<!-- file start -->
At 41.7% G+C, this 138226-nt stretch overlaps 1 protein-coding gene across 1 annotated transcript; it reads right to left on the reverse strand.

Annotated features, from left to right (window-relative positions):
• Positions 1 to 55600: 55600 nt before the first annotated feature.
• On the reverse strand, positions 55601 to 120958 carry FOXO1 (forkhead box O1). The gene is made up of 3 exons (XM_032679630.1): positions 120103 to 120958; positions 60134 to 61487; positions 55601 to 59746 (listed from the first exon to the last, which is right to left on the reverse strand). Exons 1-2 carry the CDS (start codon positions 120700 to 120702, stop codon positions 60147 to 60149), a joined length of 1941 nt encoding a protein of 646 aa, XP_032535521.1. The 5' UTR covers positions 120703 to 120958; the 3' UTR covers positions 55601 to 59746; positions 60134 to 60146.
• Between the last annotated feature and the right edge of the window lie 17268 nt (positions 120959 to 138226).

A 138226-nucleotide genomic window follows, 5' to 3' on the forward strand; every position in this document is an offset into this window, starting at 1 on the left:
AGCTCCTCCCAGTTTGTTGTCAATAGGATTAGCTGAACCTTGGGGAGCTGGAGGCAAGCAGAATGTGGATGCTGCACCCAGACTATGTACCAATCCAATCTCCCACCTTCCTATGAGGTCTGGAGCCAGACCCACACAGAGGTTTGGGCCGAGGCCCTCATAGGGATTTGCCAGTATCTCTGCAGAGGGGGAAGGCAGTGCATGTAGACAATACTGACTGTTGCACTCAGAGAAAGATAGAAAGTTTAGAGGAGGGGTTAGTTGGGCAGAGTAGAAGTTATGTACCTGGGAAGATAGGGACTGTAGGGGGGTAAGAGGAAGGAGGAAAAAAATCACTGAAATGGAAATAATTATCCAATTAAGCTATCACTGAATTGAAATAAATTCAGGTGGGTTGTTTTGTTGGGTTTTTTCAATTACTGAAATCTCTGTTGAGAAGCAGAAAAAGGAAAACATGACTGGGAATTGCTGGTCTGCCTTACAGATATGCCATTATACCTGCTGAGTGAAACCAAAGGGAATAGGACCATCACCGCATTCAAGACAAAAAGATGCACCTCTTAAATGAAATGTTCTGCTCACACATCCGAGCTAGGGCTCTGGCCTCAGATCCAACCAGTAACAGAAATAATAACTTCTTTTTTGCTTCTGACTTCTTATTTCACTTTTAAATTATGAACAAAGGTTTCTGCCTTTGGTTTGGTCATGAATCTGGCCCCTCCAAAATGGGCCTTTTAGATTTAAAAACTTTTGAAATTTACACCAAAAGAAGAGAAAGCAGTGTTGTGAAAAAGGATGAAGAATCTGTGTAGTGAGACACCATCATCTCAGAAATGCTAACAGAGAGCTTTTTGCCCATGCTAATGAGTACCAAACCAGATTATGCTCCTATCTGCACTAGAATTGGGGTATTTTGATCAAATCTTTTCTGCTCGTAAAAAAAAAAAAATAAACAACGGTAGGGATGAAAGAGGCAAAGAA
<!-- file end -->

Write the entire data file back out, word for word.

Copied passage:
At 41.7% G+C, this 138226-nt stretch overlaps 1 protein-coding gene across 1 annotated transcript; it reads right to left on the reverse strand.

Annotated features, from left to right (window-relative positions):
• Positions 1 to 55600: 55600 nt before the first annotated feature.
• On the reverse strand, positions 55601 to 120958 carry FOXO1 (forkhead box O1). The gene is made up of 3 exons (XM_032679630.1): positions 120103 to 120958; positions 60134 to 61487; positions 55601 to 59746 (listed from the first exon to the last, which is right to left on the reverse strand). Exons 1-2 carry the CDS (start codon positions 120700 to 120702, stop codon positions 60147 to 60149), a joined length of 1941 nt encoding a protein of 646 aa, XP_032535521.1. The 5' UTR covers positions 120703 to 120958; the 3' UTR covers positions 55601 to 59746; positions 60134 to 60146.
• Between the last annotated feature and the right edge of the window lie 17268 nt (positions 120959 to 138226).

A 138226-nucleotide genomic window follows, 5' to 3' on the forward strand; every position in this document is an offset into this window, starting at 1 on the left:
AGCTCCTCCCAGTTTGTTGTCAATAGGATTAGCTGAACCTTGGGGAGCTGGAGGCAAGCAGAATGTGGATGCTGCACCCAGACTATGTACCAATCCAATCTCCCACCTTCCTATGAGGTCTGGAGCCAGACCCACACAGAGGTTTGGGCCGAGGCCCTCATAGGGATTTGCCAGTATCTCTGCAGAGGGGGAAGGCAGTGCATGTAGACAATACTGACTGTTGCACTCAGAGAAAGATAGAAAGTTTAGAGGAGGGGTTAGTTGGGCAGAGTAGAAGTTATGTACCTGGGAAGATAGGGACTGTAGGGGGGTAAGAGGAAGGAGGAAAAAAATCACTGAAATGGAAATAATTATCCAATTAAGCTATCACTGAATTGAAATAAATTCAGGTGGGTTGTTTTGTTGGGTTTTTTCAATTACTGAAATCTCTGTTGAGAAGCAGAAAAAGGAAAACATGACTGGGAATTGCTGGTCTGCCTTACAGATATGCCATTATACCTGCTGAGTGAAACCAAAGGGAATAGGACCATCACCGCATTCAAGACAAAAAGATGCACCTCTTAAATGAAATGTTCTGCTCACACATCCGAGCTAGGGCTCTGGCCTCAGATCCAACCAGTAACAGAAATAATAACTTCTTTTTTGCTTCTGACTTCTTATTTCACTTTTAAATTATGAACAAAGGTTTCTGCCTTTGGTTTGGTCATGAATCTGGCCCCTCCAAAATGGGCCTTTTAGATTTAAAAACTTTTGAAATTTACACCAAAAGAAGAGAAAGCAGTGTTGTGAAAAAGGATGAAGAATCTGTGTAGTGAGACACCATCATCTCAGAAATGCTAACAGAGAGCTTTTTGCCCATGCTAATGAGTACCAAACCAGATTATGCTCCTATCTGCACTAGAATTGGGGTATTTTGATCAAATCTTTTCTGCTCGTAAAAAAAAAAAAATAAACAACGGTAGGGATGAAAGAGGCAAAGAA